Pumpkin is really good for dogs and their digestion. It will soften everything up so they can go potty. If your dog is constipated, and it has been more than 2 days, call your vet immediately and ask for some advice. I am not a vet and just offering what has helped my dog.

      When things improve, you might try and feed your dog some brown rice and cooked carrots with each meal. This will help digestion and provide some vitamins and other nutrients that you cannot get from store bought dog food.

    2. If you have a herding breed dog do not give them Imodium. Many dogs, around 75% of Collies and half of Aussies, carry a gene called MDR1 that causes Imodium and other drugs to improperly metabolize. Check out the following link:

      I gave my Aussie Imodium based on my vet’s advice. The vet knew of the gene but did not know that Imodium causes problems. We almost lost our Aussie! So again do not give Imodium to your dog until you check out Washington University’s info on the MDR1 gene.

  3. I have a 2 year old Dachshund that weighs 12 pounds. How much Imodium can I give him and should it be liquid or gel capsules?

    1. I have a 2 year old Dachshund/Chihuahua mix and he only weighs 8 pounds. The vet said to give him 1ml of the children’s version of Imodium. Make sure it’s liquid.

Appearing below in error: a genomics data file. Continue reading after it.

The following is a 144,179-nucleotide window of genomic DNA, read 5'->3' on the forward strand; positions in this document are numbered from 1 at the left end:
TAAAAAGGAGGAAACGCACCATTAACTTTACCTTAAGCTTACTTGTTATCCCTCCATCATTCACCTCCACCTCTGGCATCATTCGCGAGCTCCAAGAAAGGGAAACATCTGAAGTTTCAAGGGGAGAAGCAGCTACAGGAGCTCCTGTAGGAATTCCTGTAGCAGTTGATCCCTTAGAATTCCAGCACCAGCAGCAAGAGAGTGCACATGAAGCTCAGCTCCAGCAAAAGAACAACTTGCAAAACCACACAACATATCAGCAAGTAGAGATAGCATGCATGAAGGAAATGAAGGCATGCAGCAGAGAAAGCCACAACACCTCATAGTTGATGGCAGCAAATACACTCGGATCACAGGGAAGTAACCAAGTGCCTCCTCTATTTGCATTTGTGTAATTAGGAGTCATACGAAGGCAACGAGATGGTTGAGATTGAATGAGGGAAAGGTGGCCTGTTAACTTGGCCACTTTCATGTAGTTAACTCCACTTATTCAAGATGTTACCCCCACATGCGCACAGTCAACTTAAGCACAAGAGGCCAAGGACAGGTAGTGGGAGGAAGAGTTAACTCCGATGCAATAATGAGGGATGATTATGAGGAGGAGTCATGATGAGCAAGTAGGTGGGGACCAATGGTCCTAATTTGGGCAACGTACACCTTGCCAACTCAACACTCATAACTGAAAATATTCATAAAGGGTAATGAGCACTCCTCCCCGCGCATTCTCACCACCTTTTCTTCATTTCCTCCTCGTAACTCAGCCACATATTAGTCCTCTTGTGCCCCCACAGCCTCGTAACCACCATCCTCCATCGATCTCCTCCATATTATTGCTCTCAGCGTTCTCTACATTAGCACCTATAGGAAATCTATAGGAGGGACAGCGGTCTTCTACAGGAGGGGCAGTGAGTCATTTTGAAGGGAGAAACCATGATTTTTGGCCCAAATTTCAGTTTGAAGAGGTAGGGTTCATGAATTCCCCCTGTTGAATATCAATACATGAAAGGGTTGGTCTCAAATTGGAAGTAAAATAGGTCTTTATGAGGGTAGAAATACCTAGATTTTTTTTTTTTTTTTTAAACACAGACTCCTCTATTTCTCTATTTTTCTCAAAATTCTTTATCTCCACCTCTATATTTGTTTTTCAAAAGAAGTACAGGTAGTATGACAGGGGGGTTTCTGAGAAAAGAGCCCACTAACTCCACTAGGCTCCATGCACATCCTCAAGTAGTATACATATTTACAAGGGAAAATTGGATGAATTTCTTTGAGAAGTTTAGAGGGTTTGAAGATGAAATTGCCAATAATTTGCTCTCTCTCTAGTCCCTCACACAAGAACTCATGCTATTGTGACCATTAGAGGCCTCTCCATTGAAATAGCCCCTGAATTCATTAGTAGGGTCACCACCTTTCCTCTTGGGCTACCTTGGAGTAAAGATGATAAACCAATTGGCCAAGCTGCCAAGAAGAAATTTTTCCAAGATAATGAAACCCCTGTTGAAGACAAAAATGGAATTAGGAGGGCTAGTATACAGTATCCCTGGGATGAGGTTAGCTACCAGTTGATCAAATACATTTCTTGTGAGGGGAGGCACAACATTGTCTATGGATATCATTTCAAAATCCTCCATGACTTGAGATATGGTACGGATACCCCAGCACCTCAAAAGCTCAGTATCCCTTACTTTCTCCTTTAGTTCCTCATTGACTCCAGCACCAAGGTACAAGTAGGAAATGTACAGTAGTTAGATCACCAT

4. Our 10 year old 100 pound Chocolate Lab-mix has a bad tummy. He gets chronic yeast infections in his ears that we have been treating using a prescribed ear cleaner and a combination of 1 tab daily Ketoconazole (2nd refill) and every other day Derma-Vet ointment in each ear for almost 2 weeks. Now the poor boy has a bad tummy.

    He never goes through the garbage nor spends any time outside by himself so I’m 99.5% he didn’t eat anything bad. Over the past 2 weeks he has suffered acute diarrhea and we’ve been feeding him boiled chicken and white rice and his appetite is very good. We have been trying Pepto Bismol yet he is still runny. He’s drinking fresh water but not a lot. His gums are okay, not dehydrated. What else can I try?

    1. Try brown instead of white rice. Just like in our bodies, yeast loves simple carbs. Add a quality probiotic as well. It should have CFUs in the billions not on manufacture but on use. New Chapter brand is what we use.

      Think about how you feed yourself. Meat and grain is not enough. Include some well-cooked cruciferous veggies. You may also wish to add a digestive enzyme-mix like Dr. Goodpet. There is no substitute for a visit to the vet to rule out other things.

    2. Hi David. I had a Rottweiler-mix who had constant ear infections. After going to the allergist, we found out she was allergic to chicken. We changed her diet to the Dick Van Patten brand and after 6 years of ear issues they completely cleared up.

    3. Try canned pumpkin 3 times a day. Use approximately one half of a fresh can and mix it with food. Best of luck!